HAVANA, March 5 (Reuters) – Russian oil firm Rosneft’s CEO Igor Sechin met with Cuba’s President Miguel Diaz-Canel late on Saturday, the island’s leader said, amid an acute fuel shortage that has service stations temporarily shuttered and hours-long gasoline queues.
Sechin told Diaz-Canel that, when it comes to issues related to Cuba, “Putin supervises them directly and personally”, Diaz-Canel’s office said in a statement released via Twitter.
Several tweets on Cuba’s Presidency account emphasized the good relations between the two countries, but did not specify the reason for the visit by the state-run oil firm’s boss.
Sechin is set to travel to Venezuela for the tenth anniversary of the death of the South American country’s former president Hugo Chavez, a close ally of both Cuba and Russia.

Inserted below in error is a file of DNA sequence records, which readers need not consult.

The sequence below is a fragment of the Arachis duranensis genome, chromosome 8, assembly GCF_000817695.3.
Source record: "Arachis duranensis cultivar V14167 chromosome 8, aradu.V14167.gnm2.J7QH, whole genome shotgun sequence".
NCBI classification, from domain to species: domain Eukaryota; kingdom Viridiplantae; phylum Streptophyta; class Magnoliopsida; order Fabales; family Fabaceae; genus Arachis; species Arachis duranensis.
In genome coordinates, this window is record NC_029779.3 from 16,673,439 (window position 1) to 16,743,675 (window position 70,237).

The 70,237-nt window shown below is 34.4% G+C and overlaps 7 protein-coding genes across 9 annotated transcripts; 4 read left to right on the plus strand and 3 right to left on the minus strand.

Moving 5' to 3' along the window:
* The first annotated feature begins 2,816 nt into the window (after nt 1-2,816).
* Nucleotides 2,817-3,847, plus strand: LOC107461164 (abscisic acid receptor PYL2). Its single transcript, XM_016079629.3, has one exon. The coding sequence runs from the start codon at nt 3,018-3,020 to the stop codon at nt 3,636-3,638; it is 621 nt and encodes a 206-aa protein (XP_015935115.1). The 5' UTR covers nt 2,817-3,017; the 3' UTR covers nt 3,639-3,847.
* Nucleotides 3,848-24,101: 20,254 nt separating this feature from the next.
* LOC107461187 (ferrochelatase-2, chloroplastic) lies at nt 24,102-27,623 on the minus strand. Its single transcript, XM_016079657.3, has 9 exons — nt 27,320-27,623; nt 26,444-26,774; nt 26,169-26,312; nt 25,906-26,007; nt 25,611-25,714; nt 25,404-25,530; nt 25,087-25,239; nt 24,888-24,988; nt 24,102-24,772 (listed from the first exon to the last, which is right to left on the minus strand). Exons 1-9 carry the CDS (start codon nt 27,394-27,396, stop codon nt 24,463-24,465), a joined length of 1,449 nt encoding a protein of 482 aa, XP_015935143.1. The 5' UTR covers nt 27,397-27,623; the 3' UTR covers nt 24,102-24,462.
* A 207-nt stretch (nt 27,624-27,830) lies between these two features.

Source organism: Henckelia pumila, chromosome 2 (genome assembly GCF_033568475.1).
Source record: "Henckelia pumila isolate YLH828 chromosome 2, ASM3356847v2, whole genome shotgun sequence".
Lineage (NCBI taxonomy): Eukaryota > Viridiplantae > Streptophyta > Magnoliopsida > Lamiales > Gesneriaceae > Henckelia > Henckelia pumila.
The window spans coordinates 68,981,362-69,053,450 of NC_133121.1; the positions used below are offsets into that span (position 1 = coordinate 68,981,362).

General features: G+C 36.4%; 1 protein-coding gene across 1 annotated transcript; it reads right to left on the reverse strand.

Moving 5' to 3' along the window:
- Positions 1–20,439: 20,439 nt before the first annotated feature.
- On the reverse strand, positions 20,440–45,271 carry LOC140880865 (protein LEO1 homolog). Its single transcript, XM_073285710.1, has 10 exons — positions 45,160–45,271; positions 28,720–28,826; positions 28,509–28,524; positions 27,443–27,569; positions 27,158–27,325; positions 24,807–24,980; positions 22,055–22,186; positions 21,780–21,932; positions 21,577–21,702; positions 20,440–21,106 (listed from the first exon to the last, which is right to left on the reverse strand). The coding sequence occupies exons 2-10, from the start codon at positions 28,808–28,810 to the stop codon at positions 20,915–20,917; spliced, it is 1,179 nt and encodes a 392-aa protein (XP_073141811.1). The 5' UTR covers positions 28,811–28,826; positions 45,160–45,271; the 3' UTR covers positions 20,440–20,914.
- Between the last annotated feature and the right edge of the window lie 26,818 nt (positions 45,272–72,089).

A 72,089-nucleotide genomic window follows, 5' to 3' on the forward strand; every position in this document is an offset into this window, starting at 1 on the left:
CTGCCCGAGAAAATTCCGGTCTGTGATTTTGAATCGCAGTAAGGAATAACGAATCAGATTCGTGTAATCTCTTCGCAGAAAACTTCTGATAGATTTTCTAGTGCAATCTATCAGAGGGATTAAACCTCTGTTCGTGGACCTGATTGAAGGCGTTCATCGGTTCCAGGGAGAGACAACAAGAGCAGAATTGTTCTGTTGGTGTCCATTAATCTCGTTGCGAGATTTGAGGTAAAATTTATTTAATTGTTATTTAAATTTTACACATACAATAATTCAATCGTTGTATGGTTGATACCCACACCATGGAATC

Cuba’s former leader Raul Castro has also flown to Caracas for the occasion, Cuban state-run media said.
Communist-run Cuba is battling through its worst economic crisis in decades, its output decimated by the coronavirus pandemic, U.S. sanctions and an inefficient centrally planned economy that has struggled to respond to the challenges.
Hours-long lines for food, fuel and medicine have ravaged the island and contributed to a mass exodus of Cubans in the past year, many headed north to the United States.
Russia in February gave Cuba an “emergency” donation of 25,000 tons of wheat to combat shortages on the island, the second such gift in a year and a sign of deepening ties between the two long-time allies.
Russia, hit by Western sanctions over the conflict in Ukraine, is looking to strengthen political and economic ties with other countries opposed to what it calls U.S. hegemony.
Cuba has been under a U.S. economic embargo since 1962 after a Communist revolution led by former leader Fidel Castro.